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Home » Eye Care Services » Your Eye Health » Eye Diseases » Diabetes and Eyesight » Causes of Diabetic Retinopathy

Causes of Diabetic Retinopathy

What are the causes of diabetic retinopathy and long-term diabetes? Changes in blood-sugar levels is the main culprit. People suffering from diabetes generally develop diabetic retinopathy after at least ten years of having the disease. Once you are diagnosed with diabetes, it is essential to have an eye exam once a year or more.

In the early stage of diabetic retinopathy, called background or non-proliferative retinopathy, high blood sugar in the retina damages blood vessels, which bleed or leak fluid. This leaking or bleeding causes swelling in the retina, which forms deposits.

In the later stage of diabetic retinopathy, called proliferative retinopathy, new blood vessels begin to grow on the retinal. These new blood vessels may break, causing bleeding into the vitreous, which is the clear gelatinous matter that fills the inside of the eye. This breakage can cause serious vision difficulties. This form of diabetic retinopathy can cause blindness, and is therefore the more serious form of the disease.

It is not hard to greatly reduce your risk of diabetic retinopathy by following some simple steps and being aware of your overall health. The most important factor you can control is maintaining your blood sugar at a healthy level. Eating a healthy diet will help greatly in controlling blood sugar levels. A regular exercise regimen is also a great help. Finally, make sure to listen to your doctor’s instructions.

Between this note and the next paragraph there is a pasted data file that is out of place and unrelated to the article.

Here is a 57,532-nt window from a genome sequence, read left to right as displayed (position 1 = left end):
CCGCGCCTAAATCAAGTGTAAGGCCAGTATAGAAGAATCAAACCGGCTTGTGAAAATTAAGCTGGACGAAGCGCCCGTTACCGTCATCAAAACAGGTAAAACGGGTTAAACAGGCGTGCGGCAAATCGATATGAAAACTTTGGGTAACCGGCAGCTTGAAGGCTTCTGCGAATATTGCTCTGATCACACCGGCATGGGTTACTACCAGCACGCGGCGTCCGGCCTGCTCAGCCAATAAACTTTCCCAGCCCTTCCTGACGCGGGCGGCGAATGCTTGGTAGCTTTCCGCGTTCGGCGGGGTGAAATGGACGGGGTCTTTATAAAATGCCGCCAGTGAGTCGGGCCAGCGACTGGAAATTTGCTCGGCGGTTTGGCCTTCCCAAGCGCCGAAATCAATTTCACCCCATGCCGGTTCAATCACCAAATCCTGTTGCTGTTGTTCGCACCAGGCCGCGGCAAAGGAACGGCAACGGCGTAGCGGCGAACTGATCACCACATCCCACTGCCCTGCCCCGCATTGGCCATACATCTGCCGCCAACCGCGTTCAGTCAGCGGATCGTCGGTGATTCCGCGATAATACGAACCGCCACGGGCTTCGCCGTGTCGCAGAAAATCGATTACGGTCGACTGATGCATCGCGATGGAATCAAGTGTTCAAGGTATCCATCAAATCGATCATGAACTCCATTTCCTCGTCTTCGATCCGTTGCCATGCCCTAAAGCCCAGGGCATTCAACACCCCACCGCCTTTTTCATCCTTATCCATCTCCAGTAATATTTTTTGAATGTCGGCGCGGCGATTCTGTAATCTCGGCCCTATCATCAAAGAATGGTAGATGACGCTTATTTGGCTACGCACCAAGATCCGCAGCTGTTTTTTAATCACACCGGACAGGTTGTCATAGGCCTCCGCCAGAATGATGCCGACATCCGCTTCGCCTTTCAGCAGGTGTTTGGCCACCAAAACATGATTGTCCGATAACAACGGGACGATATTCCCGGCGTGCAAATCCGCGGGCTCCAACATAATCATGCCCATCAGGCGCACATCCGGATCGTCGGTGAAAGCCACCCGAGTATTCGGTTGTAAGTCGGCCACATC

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Dear Patient,

The health and safety of our patients, staff, and doctors are our utmost concern, so as our practice transitions back to our regular office hours, we are implementing the following COVID-19 patient policy guidelines.

Before your appointment:

  1. Please reschedule your appointment if you become unwell, experience any flu-like symptoms, or come in contact with anyone posing a threat of transmitting the COVID-19 virus.
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  3. Our staff will be required to wear masks when interacting with patients. Although not required per Governor Abbott’s executive order, we are recommending you wear some type of face mask or face covering during your visit.

At your appointment:

  1. Our staff will be checking your temperature upon your arrival. If you have a fever (100.4° F) or are otherwise unwell, then we will reschedule your appointment.
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Thank you for your cooperation and consideration, and please contact us with any questions or concerns at 512-336-2371 or at info@balconeseyecare.com.

We wish all of you well,

The Doctors and Staff at Balcones Eyecare